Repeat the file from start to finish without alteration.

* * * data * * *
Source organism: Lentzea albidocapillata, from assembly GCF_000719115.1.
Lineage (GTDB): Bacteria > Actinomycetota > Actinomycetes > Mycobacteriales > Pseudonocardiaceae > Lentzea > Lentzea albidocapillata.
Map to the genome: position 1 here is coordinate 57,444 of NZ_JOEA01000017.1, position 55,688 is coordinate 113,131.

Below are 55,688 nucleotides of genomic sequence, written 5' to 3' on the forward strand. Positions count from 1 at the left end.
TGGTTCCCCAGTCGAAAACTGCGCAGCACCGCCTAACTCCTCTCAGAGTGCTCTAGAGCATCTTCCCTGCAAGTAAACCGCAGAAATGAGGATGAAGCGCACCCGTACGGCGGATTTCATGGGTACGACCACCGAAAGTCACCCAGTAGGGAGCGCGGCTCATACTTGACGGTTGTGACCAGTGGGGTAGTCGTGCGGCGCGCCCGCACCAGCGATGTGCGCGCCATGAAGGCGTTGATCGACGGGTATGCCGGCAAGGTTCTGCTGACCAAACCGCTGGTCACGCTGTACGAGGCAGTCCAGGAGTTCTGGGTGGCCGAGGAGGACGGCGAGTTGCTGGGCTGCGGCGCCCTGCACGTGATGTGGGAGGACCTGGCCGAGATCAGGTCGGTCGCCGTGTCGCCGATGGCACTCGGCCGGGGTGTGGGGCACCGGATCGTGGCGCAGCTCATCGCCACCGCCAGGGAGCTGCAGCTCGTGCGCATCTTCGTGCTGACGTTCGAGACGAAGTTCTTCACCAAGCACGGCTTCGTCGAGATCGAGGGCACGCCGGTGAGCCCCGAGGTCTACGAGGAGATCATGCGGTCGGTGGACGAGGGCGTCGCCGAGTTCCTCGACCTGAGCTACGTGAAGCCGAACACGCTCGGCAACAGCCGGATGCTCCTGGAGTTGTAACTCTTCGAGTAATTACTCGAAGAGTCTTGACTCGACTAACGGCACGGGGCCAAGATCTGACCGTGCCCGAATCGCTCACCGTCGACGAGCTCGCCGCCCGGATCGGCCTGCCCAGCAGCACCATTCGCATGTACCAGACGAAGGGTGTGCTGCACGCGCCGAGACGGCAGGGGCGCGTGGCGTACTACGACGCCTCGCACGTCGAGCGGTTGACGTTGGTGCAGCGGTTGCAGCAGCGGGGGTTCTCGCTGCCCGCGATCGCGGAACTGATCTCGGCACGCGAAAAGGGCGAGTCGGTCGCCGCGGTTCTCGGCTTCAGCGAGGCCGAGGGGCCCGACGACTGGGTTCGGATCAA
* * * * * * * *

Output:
Source organism: Lentzea albidocapillata, from assembly GCF_000719115.1.
Lineage (GTDB): Bacteria > Actinomycetota > Actinomycetes > Mycobacteriales > Pseudonocardiaceae > Lentzea > Lentzea albidocapillata.
Map to the genome: position 1 here is coordinate 57,444 of NZ_JOEA01000017.1, position 55,688 is coordinate 113,131.

Below are 55,688 nucleotides of genomic sequence, written 5' to 3' on the forward strand. Positions count from 1 at the left end.
TGGTTCCCCAGTCGAAAACTGCGCAGCACCGCCTAACTCCTCTCAGAGTGCTCTAGAGCATCTTCCCTGCAAGTAAACCGCAGAAATGAGGATGAAGCGCACCCGTACGGCGGATTTCATGGGTACGACCACCGAAAGTCACCCAGTAGGGAGCGCGGCTCATACTTGACGGTTGTGACCAGTGGGGTAGTCGTGCGGCGCGCCCGCACCAGCGATGTGCGCGCCATGAAGGCGTTGATCGACGGGTATGCCGGCAAGGTTCTGCTGACCAAACCGCTGGTCACGCTGTACGAGGCAGTCCAGGAGTTCTGGGTGGCCGAGGAGGACGGCGAGTTGCTGGGCTGCGGCGCCCTGCACGTGATGTGGGAGGACCTGGCCGAGATCAGGTCGGTCGCCGTGTCGCCGATGGCACTCGGCCGGGGTGTGGGGCACCGGATCGTGGCGCAGCTCATCGCCACCGCCAGGGAGCTGCAGCTCGTGCGCATCTTCGTGCTGACGTTCGAGACGAAGTTCTTCACCAAGCACGGCTTCGTCGAGATCGAGGGCACGCCGGTGAGCCCCGAGGTCTACGAGGAGATCATGCGGTCGGTGGACGAGGGCGTCGCCGAGTTCCTCGACCTGAGCTACGTGAAGCCGAACACGCTCGGCAACAGCCGGATGCTCCTGGAGTTGTAACTCTTCGAGTAATTACTCGAAGAGTCTTGACTCGACTAACGGCACGGGGCCAAGATCTGACCGTGCCCGAATCGCTCACCGTCGACGAGCTCGCCGCCCGGATCGGCCTGCCCAGCAGCACCATTCGCATGTACCAGACGAAGGGTGTGCTGCACGCGCCGAGACGGCAGGGGCGCGTGGCGTACTACGACGCCTCGCACGTCGAGCGGTTGACGTTGGTGCAGCGGTTGCAGCAGCGGGGGTTCTCGCTGCCCGCGATCGCGGAACTGATCTCGGCACGCGAAAAGGGCGAGTCGGTCGCCGCGGTTCTCGGCTTCAGCGAGGCCGAGGGGCCCGACGACTGGGTTCGGATCAA